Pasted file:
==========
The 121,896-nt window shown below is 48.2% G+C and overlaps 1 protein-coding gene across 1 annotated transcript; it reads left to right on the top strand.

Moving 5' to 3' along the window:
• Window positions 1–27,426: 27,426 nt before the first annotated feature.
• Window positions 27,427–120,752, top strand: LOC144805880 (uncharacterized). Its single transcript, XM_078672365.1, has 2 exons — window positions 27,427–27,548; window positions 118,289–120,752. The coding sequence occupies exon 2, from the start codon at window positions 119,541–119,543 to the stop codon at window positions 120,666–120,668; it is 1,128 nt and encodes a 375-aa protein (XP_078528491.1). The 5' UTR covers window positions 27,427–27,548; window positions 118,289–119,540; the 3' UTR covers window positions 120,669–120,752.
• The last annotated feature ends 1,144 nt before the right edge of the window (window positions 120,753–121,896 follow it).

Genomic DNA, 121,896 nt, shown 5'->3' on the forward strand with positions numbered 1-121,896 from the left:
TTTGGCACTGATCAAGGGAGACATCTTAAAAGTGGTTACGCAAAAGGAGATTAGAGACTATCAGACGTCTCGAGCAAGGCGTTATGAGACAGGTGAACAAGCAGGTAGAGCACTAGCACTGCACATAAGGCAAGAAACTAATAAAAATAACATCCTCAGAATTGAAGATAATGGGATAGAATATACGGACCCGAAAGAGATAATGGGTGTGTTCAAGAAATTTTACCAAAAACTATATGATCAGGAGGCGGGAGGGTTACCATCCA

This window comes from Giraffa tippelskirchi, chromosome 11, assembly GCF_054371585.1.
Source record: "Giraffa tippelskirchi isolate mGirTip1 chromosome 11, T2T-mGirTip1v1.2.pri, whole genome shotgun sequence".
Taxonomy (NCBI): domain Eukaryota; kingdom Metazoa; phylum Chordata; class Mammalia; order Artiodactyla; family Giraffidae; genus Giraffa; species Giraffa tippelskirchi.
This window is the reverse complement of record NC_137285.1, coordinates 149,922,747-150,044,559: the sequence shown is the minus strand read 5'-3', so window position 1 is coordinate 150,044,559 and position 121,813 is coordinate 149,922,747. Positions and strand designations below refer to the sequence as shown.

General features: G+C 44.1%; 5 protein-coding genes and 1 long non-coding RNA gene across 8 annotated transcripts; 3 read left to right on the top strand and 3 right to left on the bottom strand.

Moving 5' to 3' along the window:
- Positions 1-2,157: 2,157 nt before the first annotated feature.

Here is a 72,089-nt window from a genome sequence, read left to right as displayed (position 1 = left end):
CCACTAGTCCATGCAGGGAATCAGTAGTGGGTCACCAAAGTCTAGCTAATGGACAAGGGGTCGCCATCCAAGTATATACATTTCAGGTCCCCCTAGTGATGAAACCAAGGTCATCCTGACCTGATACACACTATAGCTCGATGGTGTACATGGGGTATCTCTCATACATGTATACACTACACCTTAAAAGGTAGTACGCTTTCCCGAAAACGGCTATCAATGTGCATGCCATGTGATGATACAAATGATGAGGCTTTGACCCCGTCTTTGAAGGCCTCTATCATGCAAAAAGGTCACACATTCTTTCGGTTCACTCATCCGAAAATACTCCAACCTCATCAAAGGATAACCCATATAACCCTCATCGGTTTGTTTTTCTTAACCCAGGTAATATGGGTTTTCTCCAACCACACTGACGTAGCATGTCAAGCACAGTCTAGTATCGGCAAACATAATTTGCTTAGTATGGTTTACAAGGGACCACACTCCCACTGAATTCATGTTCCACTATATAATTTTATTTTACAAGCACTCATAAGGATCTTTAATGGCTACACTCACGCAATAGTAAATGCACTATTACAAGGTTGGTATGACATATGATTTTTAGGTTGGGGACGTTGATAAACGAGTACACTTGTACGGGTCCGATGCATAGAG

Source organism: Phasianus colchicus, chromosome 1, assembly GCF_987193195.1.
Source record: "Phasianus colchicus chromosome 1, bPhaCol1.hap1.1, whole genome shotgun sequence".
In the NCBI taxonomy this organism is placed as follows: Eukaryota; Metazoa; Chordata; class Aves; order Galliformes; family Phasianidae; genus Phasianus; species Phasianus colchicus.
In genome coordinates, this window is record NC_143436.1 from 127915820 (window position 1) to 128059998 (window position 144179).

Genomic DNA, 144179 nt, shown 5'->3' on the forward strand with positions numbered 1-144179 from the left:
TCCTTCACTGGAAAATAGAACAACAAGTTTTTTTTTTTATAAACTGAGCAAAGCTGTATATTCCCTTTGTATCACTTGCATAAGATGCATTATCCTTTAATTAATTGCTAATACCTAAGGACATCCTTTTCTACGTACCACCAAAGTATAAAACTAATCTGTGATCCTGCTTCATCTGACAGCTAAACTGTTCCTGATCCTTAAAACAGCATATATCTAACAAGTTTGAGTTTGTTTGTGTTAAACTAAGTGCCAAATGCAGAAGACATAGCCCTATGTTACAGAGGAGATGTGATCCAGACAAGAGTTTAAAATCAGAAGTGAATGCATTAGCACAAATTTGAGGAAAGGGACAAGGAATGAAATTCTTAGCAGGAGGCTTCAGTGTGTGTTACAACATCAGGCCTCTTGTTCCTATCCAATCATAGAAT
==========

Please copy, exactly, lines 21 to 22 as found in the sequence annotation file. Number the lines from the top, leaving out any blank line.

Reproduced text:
Genomic DNA, 144179 nt, shown 5'->3' on the forward strand with positions numbered 1-144179 from the left:
TCCTTCACTGGAAAATAGAACAACAAGTTTTTTTTTTTATAAACTGAGCAAAGCTGTATATTCCCTTTGTATCACTTGCATAAGATGCATTATCCTTTAATTAATTGCTAATACCTAAGGACATCCTTTTCTACGTACCACCAAAGTATAAAACTAATCTGTGATCCTGCTTCATCTGACAGCTAAACTGTTCCTGATCCTTAAAACAGCATATATCTAACAAGTTTGAGTTTGTTTGTGTTAAACTAAGTGCCAAATGCAGAAGACATAGCCCTATGTTACAGAGGAGATGTGATCCAGACAAGAGTTTAAAATCAGAAGTGAATGCATTAGCACAAATTTGAGGAAAGGGACAAGGAATGAAATTCTTAGCAGGAGGCTTCAGTGTGTGTTACAACATCAGGCCTCTTGTTCCTATCCAATCATAGAAT